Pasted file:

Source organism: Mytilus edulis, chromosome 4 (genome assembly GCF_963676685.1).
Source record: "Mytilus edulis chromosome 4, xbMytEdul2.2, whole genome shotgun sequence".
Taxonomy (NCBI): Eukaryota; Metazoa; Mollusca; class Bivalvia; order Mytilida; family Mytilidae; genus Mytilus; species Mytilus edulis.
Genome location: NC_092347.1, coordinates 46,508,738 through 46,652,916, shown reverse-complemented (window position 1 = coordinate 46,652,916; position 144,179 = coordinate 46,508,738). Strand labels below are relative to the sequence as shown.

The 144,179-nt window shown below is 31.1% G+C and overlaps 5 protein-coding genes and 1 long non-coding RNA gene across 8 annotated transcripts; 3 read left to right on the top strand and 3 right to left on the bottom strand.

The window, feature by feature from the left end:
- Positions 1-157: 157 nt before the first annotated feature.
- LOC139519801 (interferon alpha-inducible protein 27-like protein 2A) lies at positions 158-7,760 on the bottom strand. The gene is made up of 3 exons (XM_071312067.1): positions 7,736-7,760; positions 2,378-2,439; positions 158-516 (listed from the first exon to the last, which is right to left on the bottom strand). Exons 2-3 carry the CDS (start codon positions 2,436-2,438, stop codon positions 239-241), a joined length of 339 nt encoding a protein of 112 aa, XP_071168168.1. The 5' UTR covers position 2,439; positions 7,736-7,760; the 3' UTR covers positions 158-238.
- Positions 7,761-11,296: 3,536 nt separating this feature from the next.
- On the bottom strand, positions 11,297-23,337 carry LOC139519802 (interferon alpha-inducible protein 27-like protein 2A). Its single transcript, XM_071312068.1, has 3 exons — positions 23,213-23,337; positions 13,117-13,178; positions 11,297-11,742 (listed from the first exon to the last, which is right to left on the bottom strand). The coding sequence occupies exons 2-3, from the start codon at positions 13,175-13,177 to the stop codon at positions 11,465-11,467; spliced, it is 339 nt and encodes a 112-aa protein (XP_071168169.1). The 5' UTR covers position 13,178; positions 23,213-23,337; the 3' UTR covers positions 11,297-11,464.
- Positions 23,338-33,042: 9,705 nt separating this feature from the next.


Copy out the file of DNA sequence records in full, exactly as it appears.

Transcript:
Source organism: Mytilus edulis, chromosome 4 (genome assembly GCF_963676685.1).
Source record: "Mytilus edulis chromosome 4, xbMytEdul2.2, whole genome shotgun sequence".
Taxonomy (NCBI): Eukaryota; Metazoa; Mollusca; class Bivalvia; order Mytilida; family Mytilidae; genus Mytilus; species Mytilus edulis.
Genome location: NC_092347.1, coordinates 46,508,738 through 46,652,916, shown reverse-complemented (window position 1 = coordinate 46,652,916; position 144,179 = coordinate 46,508,738). Strand labels below are relative to the sequence as shown.

The 144,179-nt window shown below is 31.1% G+C and overlaps 5 protein-coding genes and 1 long non-coding RNA gene across 8 annotated transcripts; 3 read left to right on the top strand and 3 right to left on the bottom strand.

The window, feature by feature from the left end:
- Positions 1-157: 157 nt before the first annotated feature.
- LOC139519801 (interferon alpha-inducible protein 27-like protein 2A) lies at positions 158-7,760 on the bottom strand. The gene is made up of 3 exons (XM_071312067.1): positions 7,736-7,760; positions 2,378-2,439; positions 158-516 (listed from the first exon to the last, which is right to left on the bottom strand). Exons 2-3 carry the CDS (start codon positions 2,436-2,438, stop codon positions 239-241), a joined length of 339 nt encoding a protein of 112 aa, XP_071168168.1. The 5' UTR covers position 2,439; positions 7,736-7,760; the 3' UTR covers positions 158-238.
- Positions 7,761-11,296: 3,536 nt separating this feature from the next.
- On the bottom strand, positions 11,297-23,337 carry LOC139519802 (interferon alpha-inducible protein 27-like protein 2A). Its single transcript, XM_071312068.1, has 3 exons — positions 23,213-23,337; positions 13,117-13,178; positions 11,297-11,742 (listed from the first exon to the last, which is right to left on the bottom strand). The coding sequence occupies exons 2-3, from the start codon at positions 13,175-13,177 to the stop codon at positions 11,465-11,467; spliced, it is 339 nt and encodes a 112-aa protein (XP_071168169.1). The 5' UTR covers position 13,178; positions 23,213-23,337; the 3' UTR covers positions 11,297-11,464.
- Positions 23,338-33,042: 9,705 nt separating this feature from the next.